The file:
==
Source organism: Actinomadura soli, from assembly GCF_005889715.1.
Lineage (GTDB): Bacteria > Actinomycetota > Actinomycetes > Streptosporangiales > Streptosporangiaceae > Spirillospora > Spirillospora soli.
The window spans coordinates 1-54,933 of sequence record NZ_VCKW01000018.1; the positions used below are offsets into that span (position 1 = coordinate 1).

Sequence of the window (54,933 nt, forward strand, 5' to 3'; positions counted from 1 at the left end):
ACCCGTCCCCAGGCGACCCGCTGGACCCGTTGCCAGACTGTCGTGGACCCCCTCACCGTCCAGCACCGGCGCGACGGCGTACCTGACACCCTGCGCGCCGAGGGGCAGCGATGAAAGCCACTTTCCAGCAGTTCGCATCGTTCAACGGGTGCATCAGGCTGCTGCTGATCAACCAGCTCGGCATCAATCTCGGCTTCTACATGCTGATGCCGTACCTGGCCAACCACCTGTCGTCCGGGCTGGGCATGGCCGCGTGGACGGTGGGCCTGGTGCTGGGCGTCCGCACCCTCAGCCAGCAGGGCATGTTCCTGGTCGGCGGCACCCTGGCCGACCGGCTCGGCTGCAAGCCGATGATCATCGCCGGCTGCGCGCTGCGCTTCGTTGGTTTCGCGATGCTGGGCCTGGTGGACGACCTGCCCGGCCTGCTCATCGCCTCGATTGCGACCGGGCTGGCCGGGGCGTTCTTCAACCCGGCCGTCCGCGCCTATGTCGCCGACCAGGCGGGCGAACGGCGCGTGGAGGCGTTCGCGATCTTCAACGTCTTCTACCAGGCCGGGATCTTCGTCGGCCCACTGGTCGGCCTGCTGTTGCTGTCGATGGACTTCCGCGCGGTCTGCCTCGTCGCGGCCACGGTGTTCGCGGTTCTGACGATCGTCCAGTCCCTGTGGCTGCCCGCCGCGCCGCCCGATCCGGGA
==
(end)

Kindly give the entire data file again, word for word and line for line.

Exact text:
Source organism: Actinomadura soli, from assembly GCF_005889715.1.
Lineage (GTDB): Bacteria > Actinomycetota > Actinomycetes > Streptosporangiales > Streptosporangiaceae > Spirillospora > Spirillospora soli.
The window spans coordinates 1-54,933 of sequence record NZ_VCKW01000018.1; the positions used below are offsets into that span (position 1 = coordinate 1).

Sequence of the window (54,933 nt, forward strand, 5' to 3'; positions counted from 1 at the left end):
ACCCGTCCCCAGGCGACCCGCTGGACCCGTTGCCAGACTGTCGTGGACCCCCTCACCGTCCAGCACCGGCGCGACGGCGTACCTGACACCCTGCGCGCCGAGGGGCAGCGATGAAAGCCACTTTCCAGCAGTTCGCATCGTTCAACGGGTGCATCAGGCTGCTGCTGATCAACCAGCTCGGCATCAATCTCGGCTTCTACATGCTGATGCCGTACCTGGCCAACCACCTGTCGTCCGGGCTGGGCATGGCCGCGTGGACGGTGGGCCTGGTGCTGGGCGTCCGCACCCTCAGCCAGCAGGGCATGTTCCTGGTCGGCGGCACCCTGGCCGACCGGCTCGGCTGCAAGCCGATGATCATCGCCGGCTGCGCGCTGCGCTTCGTTGGTTTCGCGATGCTGGGCCTGGTGGACGACCTGCCCGGCCTGCTCATCGCCTCGATTGCGACCGGGCTGGCCGGGGCGTTCTTCAACCCGGCCGTCCGCGCCTATGTCGCCGACCAGGCGGGCGAACGGCGCGTGGAGGCGTTCGCGATCTTCAACGTCTTCTACCAGGCCGGGATCTTCGTCGGCCCACTGGTCGGCCTGCTGTTGCTGTCGATGGACTTCCGCGCGGTCTGCCTCGTCGCGGCCACGGTGTTCGCGGTTCTGACGATCGTCCAGTCCCTGTGGCTGCCCGCCGCGCCGCCCGATCCGGGA